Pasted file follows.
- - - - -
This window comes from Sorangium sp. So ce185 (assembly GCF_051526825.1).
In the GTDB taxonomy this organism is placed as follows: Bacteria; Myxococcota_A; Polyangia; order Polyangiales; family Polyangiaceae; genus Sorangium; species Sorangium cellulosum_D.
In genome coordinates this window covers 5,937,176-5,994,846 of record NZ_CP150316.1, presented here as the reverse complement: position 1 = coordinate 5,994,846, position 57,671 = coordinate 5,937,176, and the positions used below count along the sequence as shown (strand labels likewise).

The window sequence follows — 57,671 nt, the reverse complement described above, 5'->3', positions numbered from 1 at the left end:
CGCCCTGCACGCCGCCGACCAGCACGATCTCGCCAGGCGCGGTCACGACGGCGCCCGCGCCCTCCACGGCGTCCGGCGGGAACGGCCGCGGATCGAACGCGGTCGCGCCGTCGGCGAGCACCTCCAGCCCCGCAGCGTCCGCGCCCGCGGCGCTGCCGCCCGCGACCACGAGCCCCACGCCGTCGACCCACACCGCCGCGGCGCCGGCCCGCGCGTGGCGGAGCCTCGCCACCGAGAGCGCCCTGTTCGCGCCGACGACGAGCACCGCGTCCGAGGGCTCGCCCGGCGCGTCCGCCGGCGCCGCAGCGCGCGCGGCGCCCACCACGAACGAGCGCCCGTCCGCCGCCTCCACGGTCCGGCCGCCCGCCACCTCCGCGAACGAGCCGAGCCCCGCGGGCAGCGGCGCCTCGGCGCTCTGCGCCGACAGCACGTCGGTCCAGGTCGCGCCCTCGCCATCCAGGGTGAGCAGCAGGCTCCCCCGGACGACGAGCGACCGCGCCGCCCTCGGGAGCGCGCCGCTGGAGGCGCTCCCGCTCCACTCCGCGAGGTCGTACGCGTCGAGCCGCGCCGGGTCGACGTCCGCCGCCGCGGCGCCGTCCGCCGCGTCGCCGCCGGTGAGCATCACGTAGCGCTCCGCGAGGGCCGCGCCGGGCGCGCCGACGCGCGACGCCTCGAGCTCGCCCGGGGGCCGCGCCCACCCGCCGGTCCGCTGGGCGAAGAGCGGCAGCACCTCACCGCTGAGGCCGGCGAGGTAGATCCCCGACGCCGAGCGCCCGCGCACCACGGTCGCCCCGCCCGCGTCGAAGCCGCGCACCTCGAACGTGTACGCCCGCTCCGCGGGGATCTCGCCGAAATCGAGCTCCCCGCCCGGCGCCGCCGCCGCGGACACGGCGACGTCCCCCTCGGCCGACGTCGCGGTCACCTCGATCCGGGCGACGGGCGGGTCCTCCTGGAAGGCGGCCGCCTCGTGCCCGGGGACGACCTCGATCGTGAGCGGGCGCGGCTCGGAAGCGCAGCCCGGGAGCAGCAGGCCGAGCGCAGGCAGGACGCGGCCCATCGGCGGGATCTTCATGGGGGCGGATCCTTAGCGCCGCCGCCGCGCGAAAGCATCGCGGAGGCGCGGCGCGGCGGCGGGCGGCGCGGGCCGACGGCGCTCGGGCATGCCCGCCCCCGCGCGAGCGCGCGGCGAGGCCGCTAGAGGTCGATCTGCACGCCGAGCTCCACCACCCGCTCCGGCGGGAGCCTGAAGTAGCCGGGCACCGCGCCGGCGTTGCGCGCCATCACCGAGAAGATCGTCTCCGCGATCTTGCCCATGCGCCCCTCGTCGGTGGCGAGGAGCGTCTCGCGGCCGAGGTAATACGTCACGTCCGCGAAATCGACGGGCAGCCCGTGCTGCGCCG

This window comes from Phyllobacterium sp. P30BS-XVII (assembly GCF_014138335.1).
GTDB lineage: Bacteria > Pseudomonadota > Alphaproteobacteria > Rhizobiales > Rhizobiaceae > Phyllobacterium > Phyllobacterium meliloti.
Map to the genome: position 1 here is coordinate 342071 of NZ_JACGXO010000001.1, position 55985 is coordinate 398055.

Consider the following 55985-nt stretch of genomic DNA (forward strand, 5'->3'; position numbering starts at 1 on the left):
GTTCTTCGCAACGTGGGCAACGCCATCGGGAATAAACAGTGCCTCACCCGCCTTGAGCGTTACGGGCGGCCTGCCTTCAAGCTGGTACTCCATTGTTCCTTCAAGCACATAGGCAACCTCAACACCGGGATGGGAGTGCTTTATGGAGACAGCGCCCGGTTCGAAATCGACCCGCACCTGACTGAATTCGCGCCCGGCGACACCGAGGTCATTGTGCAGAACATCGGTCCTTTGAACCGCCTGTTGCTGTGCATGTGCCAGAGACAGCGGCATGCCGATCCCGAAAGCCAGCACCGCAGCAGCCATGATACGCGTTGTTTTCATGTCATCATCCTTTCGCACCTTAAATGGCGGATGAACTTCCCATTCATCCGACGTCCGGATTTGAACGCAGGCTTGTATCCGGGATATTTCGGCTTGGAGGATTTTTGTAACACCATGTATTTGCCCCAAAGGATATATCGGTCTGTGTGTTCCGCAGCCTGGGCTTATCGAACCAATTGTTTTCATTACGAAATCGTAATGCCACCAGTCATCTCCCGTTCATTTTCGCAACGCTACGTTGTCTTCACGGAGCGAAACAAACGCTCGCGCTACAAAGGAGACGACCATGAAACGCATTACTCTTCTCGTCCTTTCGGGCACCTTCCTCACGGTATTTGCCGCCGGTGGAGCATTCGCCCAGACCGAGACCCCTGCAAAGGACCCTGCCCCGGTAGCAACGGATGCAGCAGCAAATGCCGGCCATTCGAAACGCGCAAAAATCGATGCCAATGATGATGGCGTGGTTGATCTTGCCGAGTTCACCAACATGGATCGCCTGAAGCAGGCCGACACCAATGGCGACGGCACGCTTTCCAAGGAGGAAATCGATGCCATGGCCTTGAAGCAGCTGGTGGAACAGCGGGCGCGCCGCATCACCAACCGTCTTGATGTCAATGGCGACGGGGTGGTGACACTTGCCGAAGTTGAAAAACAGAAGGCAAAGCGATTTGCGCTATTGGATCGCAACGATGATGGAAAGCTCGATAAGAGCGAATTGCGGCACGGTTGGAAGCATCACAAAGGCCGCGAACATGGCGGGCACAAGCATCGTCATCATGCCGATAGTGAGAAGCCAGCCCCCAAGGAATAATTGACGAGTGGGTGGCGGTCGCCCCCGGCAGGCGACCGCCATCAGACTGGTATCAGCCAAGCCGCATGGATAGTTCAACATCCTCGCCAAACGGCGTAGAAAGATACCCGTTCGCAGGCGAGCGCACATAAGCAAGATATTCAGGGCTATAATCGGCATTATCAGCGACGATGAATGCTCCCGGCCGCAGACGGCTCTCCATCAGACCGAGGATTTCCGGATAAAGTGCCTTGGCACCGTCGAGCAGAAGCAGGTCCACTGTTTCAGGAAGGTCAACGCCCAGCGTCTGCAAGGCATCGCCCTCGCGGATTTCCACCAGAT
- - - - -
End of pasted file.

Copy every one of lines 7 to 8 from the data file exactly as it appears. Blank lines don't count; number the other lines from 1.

GTDB lineage: Bacteria > Pseudomonadota > Alphaproteobacteria > Rhizobiales > Rhizobiaceae > Phyllobacterium > Phyllobacterium meliloti.
Map to the genome: position 1 here is coordinate 342071 of NZ_JACGXO010000001.1, position 55985 is coordinate 398055.